hadoop-common-user mailing list archives

Site index · List index
Message view « Date » · « Thread »
Top « Date » · « Thread »
From "Jeff Eastman" <j...@windwardsolutions.com>
Subject RE: Performance / cluster scaling question
Date Fri, 21 Mar 2008 21:37:37 GMT
That makes the math come out a lot closer (3*423763=1271289). I've also
noticed there is some delay in reclaiming unused blocks so what you are
seeing in terms of block allocations do not surprise me.

> -----Original Message-----
> From: André Martin [mailto:mail@andremartin.de]
> Sent: Friday, March 21, 2008 2:36 PM
> To: core-user@hadoop.apache.org
> Subject: Re: Performance / cluster scaling question
> 
> 3 - the default one...
> 
> Jeff Eastman wrote:
> > What's your replication factor?
> > Jeff
> >
> >
> >> -----Original Message-----
> >> From: André Martin [mailto:mail@andremartin.de]
> >> Sent: Friday, March 21, 2008 2:25 PM
> >> To: core-user@hadoop.apache.org
> >> Subject: Performance / cluster scaling question
> >>
> >> Hi everyone,
> >> I ran a distributed system that consists of 50 spiders/crawlers and 8
> >> server nodes with a Hadoop DFS cluster with 8 datanodes and a
> namenode...
> >> Each spider has 5 job processing / data crawling threads and puts
> >> crawled data as one complete file onto the DFS - additionally there are
> >> splits created for each server node that are put as files onto the DFS
> >> as well. So basically there are 50*5*9 = ~2250 concurrent writes across
> >> 8 datanodes.
> >> The splits are read by the server nodes and will be deleted afterwards,
> >> so those (split)-files exists for only a few seconds to minutes...
> >> Since 99% of the files have a size of less than 64 MB (the default
> block
> >> size) I expected that the number of files is roughly equal to the
> number
> >> of blocks. After running the system for 24hours the namenode WebUI
> shows
> >> 423763 files and directories and 1480735 blocks. It looks like that the
> >> system does not catch up with deleting all the invalidated blocks - my
> >> assumption?!?
> >> Also, I noticed that the overall performance of the cluster goes down
> >> (see attached image).
> >> There are a bunch of Could not get block locations. Aborting...
> >> exceptions and those exceptions seem to appear more frequently towards
> >> the end of the experiment.
> >>
> >>> java.io.IOException: Could not get block locations. Aborting...
> >>>     at
> >>>
> >>>
> >>
> org.apache.hadoop.dfs.DFSClient$DFSOutputStream.processDatanodeError(DFSCl
> >> ient.java:1824)
> >>
> >>>     at
> >>>
> >>>
> >>
> org.apache.hadoop.dfs.DFSClient$DFSOutputStream.access$1100(DFSClient.java
> >> :1479)
> >>
> >>>     at
> >>>
> >>>
> >>
> org.apache.hadoop.dfs.DFSClient$DFSOutputStream$DataStreamer.run(DFSClient
> >> .java:1571)
> >> So, is the cluster simply saturated with the such a frequent creation
> >> and deletion of files, or is the network that actual bottleneck? The
> >> work load does not change at all during the whole experiment.
> >> On cluster side I see lots of the following exceptions:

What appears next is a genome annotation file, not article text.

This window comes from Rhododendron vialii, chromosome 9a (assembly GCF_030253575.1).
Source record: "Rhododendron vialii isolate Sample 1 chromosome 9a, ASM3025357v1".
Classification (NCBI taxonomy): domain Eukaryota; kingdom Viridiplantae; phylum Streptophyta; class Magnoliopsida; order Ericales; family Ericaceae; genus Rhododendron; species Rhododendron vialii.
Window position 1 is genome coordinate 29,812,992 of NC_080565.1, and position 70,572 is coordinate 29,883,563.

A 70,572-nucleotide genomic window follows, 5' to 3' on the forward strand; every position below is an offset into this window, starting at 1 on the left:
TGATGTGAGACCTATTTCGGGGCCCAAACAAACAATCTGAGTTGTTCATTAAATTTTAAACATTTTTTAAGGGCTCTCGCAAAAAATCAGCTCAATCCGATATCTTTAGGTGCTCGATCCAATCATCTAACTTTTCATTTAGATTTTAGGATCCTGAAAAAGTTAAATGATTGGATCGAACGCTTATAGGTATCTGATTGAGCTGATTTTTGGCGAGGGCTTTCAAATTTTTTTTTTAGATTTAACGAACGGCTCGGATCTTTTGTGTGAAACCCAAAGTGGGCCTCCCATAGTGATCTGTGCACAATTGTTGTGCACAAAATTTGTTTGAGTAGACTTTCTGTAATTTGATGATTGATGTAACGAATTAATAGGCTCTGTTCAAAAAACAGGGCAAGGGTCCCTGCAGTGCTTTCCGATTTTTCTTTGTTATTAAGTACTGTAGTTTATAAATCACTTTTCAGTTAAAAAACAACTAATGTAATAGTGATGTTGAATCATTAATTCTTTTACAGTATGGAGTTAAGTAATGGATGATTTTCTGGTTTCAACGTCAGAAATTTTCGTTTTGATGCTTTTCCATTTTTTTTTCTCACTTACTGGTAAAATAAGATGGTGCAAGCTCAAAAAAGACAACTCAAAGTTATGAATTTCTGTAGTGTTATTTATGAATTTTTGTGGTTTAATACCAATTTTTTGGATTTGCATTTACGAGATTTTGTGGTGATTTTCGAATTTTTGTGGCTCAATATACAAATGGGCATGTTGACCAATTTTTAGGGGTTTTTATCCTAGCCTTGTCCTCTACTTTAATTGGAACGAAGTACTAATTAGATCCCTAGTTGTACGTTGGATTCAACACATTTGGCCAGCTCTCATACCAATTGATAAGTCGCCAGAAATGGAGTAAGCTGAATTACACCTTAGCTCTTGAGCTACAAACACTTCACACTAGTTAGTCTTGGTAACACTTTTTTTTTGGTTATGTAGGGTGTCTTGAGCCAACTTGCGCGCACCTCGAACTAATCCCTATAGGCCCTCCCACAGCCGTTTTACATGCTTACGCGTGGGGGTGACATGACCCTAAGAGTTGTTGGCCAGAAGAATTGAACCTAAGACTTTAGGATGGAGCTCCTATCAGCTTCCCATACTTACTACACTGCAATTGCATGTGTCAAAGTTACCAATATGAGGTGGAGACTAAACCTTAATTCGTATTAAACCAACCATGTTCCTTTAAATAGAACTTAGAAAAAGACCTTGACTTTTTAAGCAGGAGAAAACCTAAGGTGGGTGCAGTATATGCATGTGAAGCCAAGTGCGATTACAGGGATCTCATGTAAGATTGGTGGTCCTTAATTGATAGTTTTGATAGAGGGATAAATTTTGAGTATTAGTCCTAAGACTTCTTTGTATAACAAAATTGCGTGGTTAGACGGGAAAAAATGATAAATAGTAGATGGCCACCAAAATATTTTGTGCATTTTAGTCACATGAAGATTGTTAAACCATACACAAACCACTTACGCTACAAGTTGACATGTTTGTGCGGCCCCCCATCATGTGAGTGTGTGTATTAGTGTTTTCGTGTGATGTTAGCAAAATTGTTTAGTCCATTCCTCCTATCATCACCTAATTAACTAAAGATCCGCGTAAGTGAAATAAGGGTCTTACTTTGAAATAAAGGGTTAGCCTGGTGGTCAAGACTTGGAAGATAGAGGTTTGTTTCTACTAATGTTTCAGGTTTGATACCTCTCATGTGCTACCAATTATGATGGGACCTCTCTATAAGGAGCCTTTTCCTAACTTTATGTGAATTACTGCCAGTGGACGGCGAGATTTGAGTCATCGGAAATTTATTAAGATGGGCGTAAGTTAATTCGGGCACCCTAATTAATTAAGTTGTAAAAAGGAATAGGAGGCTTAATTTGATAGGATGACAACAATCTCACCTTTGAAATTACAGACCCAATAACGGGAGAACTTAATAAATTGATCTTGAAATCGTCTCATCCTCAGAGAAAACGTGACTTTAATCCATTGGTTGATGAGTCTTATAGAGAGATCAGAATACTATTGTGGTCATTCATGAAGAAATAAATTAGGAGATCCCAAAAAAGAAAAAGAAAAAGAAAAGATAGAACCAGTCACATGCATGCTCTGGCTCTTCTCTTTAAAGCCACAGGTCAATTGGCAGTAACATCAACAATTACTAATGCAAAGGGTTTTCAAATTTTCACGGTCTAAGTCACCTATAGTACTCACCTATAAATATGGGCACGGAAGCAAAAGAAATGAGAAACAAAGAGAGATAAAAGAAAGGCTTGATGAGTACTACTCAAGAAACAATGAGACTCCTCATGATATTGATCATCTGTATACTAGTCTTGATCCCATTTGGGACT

> >>
>= >>> 2008-03-21 20:28:05,411 INFO org.apache.hadoop.dfs.DataNode:
> >>> PacketResponder 1 for block blk_6757062148746339382 terminating
> >>> 2008-03-21 20:28:05,411 INFO org.apache.hadoop.dfs.DataNode:
> >>> writeBlock blk_6757062148746339382 received exception
> >>>
> >> java.io.EOFException
> >>
> >>> 2008-03-21 20:28:05,411 ERROR org.apache.hadoop.dfs.DataNode:
> >>> 141.xxx..xxx.xxx:50010:DataXceiver: java.io.EOFException
> >>>     at java.io.DataInputStream.readInt(Unknown Source)
> >>>     at
> >>>
> >>>
> >>
> org.apache.hadoop.dfs.DataNode$BlockReceiver.receiveBlock(DataNode.java:22
> >> 63)
> >>
> >>>     at
> >>>
> >>>
> >>
> org.apache.hadoop.dfs.DataNode$DataXceiver.writeBlock(DataNode.java:1150)
> >>
> >>>     at
> org.apache.hadoop.dfs.DataNode$DataXceiver.run(DataNode.java:938)
> >>>     at java.lang.Thread.run(Unknown Source)
> >>> 2008-03-21 19:26:46,535 INFO org.apache.hadoop.dfs.DataNode:
> >>> writeBlock blk_-7369396710977076579 received exception
> >>> java.net.SocketException: Connection reset
> >>> 2008-03-21 19:26:46,535 ERROR org.apache.hadoop.dfs.DataNode:
> >>> 141.xxx.xxx.xxx:50010:DataXceiver: java.net.SocketException:
> >>> Connection reset
> >>>     at java.net.SocketInputStream.read(Unknown Source)
> >>>     at java.io.BufferedInputStream.fill(Unknown Source)
> >>>     at java.io.BufferedInputStream.read(Unknown Source)
> >>>     at java.io.DataInputStream.readInt(Unknown Source)
> >>>     at
> >>>
> >>>
> >>
> org.apache.hadoop.dfs.DataNode$BlockReceiver.receiveBlock(DataNode.java:22
> >> 63)
> >>
> >>>     at
> >>>
> >>>
> >>
> org.apache.hadoop.dfs.DataNode$DataXceiver.writeBlock(DataNode.java:1150)
> >>
> >>>     at
> org.apache.hadoop.dfs.DataNode$DataXceiver.run(DataNode.java:938)
> >>>     at java.lang.Thread.run(Unknown Source)
> >>>
> >> I'm running Hadoop 0.16.1 - Has anyone made the same or a similar
> >> experience.
> >> How can the performance degradation be avoided? More datanodes? Why
> >> seems the block deletion not to catch up with the deletion of the file?
> >> Thanks in advance for your insights, ideas & suggestions :-)
> >>
> >> Cu on the 'net,
> >>                         Bye - bye,
> >>
> >>                                    <<<<< André <<<<
>>>> èrbnA >>>>>
> >>



Mime
View raw message